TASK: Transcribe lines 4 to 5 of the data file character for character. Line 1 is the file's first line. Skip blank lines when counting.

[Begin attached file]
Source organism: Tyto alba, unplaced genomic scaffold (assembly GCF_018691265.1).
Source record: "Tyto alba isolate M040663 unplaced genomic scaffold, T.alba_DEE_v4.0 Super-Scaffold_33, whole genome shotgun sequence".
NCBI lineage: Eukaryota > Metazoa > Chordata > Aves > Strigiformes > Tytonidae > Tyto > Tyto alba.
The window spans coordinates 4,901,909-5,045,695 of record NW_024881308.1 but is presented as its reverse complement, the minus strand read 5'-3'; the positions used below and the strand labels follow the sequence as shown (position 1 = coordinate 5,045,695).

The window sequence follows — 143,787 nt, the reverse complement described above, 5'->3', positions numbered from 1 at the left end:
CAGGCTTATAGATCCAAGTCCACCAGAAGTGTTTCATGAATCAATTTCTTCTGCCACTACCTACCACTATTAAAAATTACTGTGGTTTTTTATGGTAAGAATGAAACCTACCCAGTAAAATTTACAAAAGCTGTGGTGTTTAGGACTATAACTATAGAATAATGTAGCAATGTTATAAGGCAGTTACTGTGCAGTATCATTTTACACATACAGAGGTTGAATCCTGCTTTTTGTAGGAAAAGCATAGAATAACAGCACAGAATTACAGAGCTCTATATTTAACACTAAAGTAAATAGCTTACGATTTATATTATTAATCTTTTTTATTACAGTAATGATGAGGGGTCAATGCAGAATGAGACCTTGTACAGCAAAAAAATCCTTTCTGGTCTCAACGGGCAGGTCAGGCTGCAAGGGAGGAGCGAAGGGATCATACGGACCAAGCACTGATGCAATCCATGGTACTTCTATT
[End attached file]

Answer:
The window spans coordinates 4,901,909-5,045,695 of record NW_024881308.1 but is presented as its reverse complement, the minus strand read 5'-3'; the positions used below and the strand labels follow the sequence as shown (position 1 = coordinate 5,045,695).

The window sequence follows — 143,787 nt, the reverse complement described above, 5'->3', positions numbered from 1 at the left end: